A Welcome sight – one of the checkpoints.

After checkpoint 6 the group split apart even more so it was a good time to  throw on the ipod and have a bit of Richard time. Head down and singing away I got through to the 7th checkpoint at which point the sun died down a little. Time to pick up the pace again! I was amazed i was still in the top 15 but with over 25km to go and 70km in the legs, I was still wide open for  failure. My body was really struggling now. My legs and toes were swollen and my  hands were almost twice the size they should be from so much swelling. I felt  like a marshmallow being but  in the fire. I put the pain aside and concentrated on my food and  water intake.

I hobbled  into checkpoint 8 sick of  soft sand and ready for a proper meal. No such luck. It was time to put the head torch on though as the sun was going  down. 10+hrs of soft sand running by now – you can imagine what the next stage was like. You are so pleased to have gotten through the most of it but you are so drained physically, mentally and emotionally all you can do is keep focused on moving  one foot in front  of the other. I was back with my running mates placed 10th and 11th and it was great to run as threesome through the night. At checkpoint 9 (the last checkpoint) they dropped me again so I was again out on my own. The last stage was tough. Sand up to your calves – ankle breaking stuff. I tentatively pushed on knowing the headlights of other competitors were baring down on me. I came down the hill and tried to follow the little glow sticks cursing every time I slipped. My legs were gone – they weren’t responding to any requests from my brain – they were now on auto pilot! I saw the flicker of lights from the campsite in the distance and kept my head down only looking occasionally. Slowly but surely I drew nearer. Then I heard the welcoming drum beat and I knew I was home. I crossed the finish line and collapsed in a heap. The toughest day I have ever lived. I ended up with a time of just  under 14 hours for the long  day and came in approx 12th position. Not bad for my  first desert ultra! As I write this 12 hours after I finished later there are still competitors coming through the finish line. Now that’s mental strength.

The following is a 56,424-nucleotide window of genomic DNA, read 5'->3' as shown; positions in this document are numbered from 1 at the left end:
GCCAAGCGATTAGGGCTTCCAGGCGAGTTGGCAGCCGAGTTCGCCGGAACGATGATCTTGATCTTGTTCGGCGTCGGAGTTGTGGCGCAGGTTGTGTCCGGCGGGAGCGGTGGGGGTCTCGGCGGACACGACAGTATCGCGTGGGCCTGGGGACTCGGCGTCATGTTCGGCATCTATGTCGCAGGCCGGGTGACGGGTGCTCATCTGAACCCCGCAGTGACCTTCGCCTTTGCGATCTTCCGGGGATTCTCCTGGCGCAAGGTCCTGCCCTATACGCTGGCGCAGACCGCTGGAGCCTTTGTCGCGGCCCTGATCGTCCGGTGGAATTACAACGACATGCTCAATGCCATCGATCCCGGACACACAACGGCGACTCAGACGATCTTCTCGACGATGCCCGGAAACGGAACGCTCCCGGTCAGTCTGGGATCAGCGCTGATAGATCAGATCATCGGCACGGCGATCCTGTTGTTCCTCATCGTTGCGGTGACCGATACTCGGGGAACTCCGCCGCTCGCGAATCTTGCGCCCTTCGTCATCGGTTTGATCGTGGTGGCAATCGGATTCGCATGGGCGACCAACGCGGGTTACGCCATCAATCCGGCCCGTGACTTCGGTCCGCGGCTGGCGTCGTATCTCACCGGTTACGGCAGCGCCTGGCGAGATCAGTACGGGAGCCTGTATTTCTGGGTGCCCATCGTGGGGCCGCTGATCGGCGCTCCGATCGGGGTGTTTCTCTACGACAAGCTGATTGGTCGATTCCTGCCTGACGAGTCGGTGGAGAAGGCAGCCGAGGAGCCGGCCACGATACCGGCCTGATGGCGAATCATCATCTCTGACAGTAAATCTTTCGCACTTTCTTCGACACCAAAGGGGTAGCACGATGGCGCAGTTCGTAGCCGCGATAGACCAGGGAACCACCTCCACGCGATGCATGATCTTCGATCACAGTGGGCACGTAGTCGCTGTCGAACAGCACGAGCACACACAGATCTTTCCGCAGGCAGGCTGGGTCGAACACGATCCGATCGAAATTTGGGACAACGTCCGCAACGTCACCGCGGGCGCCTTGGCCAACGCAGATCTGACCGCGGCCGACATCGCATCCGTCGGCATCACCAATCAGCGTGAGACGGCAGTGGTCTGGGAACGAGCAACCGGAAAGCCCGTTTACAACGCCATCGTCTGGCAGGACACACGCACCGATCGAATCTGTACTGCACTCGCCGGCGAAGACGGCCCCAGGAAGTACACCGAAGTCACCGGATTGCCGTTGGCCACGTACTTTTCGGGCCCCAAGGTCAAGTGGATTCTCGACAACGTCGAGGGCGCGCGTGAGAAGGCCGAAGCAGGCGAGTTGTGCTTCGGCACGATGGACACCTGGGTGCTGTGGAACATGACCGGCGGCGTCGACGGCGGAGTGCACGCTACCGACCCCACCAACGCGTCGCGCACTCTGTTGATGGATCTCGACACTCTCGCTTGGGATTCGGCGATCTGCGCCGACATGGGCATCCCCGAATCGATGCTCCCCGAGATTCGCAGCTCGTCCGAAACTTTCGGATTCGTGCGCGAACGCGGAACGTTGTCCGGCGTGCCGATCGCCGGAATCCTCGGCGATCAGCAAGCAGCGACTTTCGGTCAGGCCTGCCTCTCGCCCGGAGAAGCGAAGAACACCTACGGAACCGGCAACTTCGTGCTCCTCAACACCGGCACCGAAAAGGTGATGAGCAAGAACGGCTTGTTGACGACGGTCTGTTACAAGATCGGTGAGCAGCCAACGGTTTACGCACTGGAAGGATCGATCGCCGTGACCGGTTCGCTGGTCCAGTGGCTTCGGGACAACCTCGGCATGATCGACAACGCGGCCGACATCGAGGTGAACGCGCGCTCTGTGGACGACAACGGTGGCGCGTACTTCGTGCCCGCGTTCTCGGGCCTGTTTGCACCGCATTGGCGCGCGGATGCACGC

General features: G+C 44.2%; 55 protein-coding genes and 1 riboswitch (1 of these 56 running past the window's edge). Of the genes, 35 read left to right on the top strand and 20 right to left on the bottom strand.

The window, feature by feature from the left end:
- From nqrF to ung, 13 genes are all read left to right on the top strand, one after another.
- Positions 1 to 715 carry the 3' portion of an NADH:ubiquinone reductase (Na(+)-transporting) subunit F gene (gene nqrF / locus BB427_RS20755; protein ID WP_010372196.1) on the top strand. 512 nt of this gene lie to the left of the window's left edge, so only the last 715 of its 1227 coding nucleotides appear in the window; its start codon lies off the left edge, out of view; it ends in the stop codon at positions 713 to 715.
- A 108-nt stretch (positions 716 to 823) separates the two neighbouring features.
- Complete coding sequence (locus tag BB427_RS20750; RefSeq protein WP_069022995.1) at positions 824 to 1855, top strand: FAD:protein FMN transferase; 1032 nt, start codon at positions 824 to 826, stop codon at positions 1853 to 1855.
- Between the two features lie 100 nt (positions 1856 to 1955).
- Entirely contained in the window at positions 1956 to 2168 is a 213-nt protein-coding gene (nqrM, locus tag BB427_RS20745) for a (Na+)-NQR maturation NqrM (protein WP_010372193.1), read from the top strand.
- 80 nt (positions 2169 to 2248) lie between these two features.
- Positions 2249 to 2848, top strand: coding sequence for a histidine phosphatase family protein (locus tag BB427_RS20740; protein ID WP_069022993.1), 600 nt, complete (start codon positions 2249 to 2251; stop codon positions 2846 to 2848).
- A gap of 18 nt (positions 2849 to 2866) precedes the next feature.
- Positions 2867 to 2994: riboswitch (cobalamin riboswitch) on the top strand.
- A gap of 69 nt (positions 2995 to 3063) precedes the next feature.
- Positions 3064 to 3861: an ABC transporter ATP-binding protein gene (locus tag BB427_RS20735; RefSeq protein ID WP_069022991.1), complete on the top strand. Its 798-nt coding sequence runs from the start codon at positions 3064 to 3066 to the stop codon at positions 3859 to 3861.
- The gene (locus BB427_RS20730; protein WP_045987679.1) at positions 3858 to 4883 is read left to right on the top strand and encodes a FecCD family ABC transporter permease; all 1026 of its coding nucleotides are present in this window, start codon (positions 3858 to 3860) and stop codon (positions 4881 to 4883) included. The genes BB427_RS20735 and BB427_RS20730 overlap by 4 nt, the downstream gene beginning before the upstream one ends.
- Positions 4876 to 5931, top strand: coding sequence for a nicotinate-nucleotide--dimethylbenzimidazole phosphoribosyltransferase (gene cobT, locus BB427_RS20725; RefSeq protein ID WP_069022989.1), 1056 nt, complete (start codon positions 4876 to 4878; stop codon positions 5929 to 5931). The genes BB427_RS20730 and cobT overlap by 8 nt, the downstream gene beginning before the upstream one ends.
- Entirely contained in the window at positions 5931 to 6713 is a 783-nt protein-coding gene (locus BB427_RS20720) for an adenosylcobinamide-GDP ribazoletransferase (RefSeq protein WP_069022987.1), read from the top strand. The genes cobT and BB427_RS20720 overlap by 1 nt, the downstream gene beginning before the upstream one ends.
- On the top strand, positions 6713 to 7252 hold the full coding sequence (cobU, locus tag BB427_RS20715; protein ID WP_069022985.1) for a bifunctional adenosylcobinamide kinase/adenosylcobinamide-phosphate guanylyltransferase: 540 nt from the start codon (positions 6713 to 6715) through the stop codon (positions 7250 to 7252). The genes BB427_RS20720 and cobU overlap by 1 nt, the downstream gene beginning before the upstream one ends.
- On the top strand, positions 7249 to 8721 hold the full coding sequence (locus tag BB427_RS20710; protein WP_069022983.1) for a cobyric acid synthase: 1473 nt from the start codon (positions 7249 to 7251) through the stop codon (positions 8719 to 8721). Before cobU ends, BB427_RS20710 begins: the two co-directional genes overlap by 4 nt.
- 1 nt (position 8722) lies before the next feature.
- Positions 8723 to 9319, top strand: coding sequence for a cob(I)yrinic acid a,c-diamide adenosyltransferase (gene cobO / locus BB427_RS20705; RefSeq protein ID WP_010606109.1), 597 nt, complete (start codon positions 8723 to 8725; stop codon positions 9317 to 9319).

Crazy eyes – Approx 90km in and 5km till the finish. On my own focused on the finish!